workplace safety

Workplace Safety: Conduct a Workplace Risk Assessment

A complete workplace risk assessment is critical to protect your employees and your business. Be proactive in identifying risks before you are forced to because of liability.

A thorough inspection of the work environment, equipment and systems must be done to determine potential hazards and to implement safety systems. Often, this inspection is timed to changes in activities or process or triggered by government regulations. Just as businesses are unique, so are their risk assessment details.

Workplace risks

A first step is determining what sort of risks are at play. Don’t just rely on your own observations. Seek the opinions and concerns of others. There are six types of workplace risks to consider:

  • Safety hazards
  • Biological hazards
  • Physical hazards
  • Ergonomic hazards
  • Chemical hazards
  • Workload hazards

Each hazard needs to be addressed in a deliberate and detailed manner. Now is not the time to cut corners. Take the time to look over these categories:

  • Generic risk assessments: An overall evaluation to look at any factors that might be affecting safety.
  • Substance risk assessments: This assessment is required for determining the risk associated with substances that are used, stored, or manufactured on-site.
  • Digital and equipment risk assessments: Designed to measure the risk to employees and the company from using digital tools such as laptops, computers, screens, tablets, and smartphones.
  • Manual handling risk assessments: This assessment determines potential injury or from activities such as lifting and carrying.
  • Fire risk assessments: A workplace must have sufficient fire prevention and mitigation systems in place.

Consult the Occupational Safety and Health Administration (OSHA)’s industry-specific resources to ensure you are compliant.

Don’t forget to act against the threats

Once you know which dangers lurk in your workplace, don’t forget to act. Not only do you need to gather information through observation and seeking the opinions of others, but these details need to be analyzed to identify actionable safety steps.  Questions to ask include how likely each risk is, the potential consequences of the hazards and which controls are in place to evaluate and implement the safety measures. A risk matrix can break down frequency and severity.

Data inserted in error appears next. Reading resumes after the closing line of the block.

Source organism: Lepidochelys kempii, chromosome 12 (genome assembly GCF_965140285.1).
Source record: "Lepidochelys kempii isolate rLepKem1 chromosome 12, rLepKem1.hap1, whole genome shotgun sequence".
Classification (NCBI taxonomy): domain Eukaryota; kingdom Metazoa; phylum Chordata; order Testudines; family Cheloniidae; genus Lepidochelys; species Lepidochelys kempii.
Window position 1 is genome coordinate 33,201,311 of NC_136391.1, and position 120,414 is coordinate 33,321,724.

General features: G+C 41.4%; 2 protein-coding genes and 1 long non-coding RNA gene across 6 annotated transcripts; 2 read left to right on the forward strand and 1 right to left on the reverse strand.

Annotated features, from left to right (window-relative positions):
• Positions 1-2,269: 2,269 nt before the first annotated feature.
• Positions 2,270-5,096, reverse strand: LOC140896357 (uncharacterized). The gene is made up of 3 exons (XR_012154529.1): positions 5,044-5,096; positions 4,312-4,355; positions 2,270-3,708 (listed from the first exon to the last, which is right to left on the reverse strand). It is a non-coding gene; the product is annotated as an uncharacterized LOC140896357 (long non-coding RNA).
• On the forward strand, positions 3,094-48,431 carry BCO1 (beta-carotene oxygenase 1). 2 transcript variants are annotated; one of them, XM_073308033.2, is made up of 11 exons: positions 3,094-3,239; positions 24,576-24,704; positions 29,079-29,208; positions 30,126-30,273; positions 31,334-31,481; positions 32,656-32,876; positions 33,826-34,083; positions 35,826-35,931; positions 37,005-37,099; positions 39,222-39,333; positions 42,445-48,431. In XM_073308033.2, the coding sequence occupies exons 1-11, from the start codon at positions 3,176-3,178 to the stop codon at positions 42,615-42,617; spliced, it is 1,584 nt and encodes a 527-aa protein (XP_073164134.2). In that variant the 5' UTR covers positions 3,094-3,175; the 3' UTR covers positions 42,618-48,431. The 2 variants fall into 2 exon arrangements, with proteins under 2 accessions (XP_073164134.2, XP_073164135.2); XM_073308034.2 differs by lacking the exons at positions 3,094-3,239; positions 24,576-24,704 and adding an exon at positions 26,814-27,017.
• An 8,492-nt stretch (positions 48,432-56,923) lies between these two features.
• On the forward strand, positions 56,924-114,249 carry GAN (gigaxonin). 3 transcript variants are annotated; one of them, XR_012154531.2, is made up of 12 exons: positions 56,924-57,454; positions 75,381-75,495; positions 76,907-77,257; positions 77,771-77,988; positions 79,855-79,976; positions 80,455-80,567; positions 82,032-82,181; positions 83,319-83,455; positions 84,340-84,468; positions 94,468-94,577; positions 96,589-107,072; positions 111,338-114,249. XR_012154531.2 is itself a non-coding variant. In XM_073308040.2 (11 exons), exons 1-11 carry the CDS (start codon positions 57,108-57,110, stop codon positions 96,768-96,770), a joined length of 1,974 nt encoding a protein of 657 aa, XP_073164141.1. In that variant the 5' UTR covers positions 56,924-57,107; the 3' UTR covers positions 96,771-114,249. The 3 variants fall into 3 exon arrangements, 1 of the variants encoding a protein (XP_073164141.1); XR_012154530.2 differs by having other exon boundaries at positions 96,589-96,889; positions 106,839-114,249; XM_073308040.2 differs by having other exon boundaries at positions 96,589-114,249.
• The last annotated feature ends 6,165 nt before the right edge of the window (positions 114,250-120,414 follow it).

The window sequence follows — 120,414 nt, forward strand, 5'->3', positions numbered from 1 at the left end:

What’s next?

A good communication system needs to be in place to ensure all employees have the proper training and access to the tools to minimize risk. Successful risk management involves a top-down communication approach that includes a plan, allocated resources, accountability, and ongoing monitoring and adjustments.

StartupNation exclusive discounts and savings on Dell products and accessories: Learn more here

Related Posts
employee retention
Read More

5 Tips to Hold on to High-Performing Employees

Even before the pandemic, employers complained of labor shortages. Now, they’re experiencing an even tougher time finding and retaining high performers. How challenging is the marketplace for businesses looking to fill seats with talented professionals?...
Read More

The 4 Elements Necessary for Building Innovative Teams

In order to gain traction, earn revenue and turn a brand into a sustainable business, entrepreneurs must innovate. And in order to understand how to build innovative teams, it is important to first understand what...
Read More

An Introduction to Employee Benefits

Michael Spath of Kapnick Insurance discusses employee benefits with expert Ian Burt. Here are highlights from that conversation.     Michael: I am Michael Spath. This is Startup Nation Radio, Ask the Expert. I'm filling...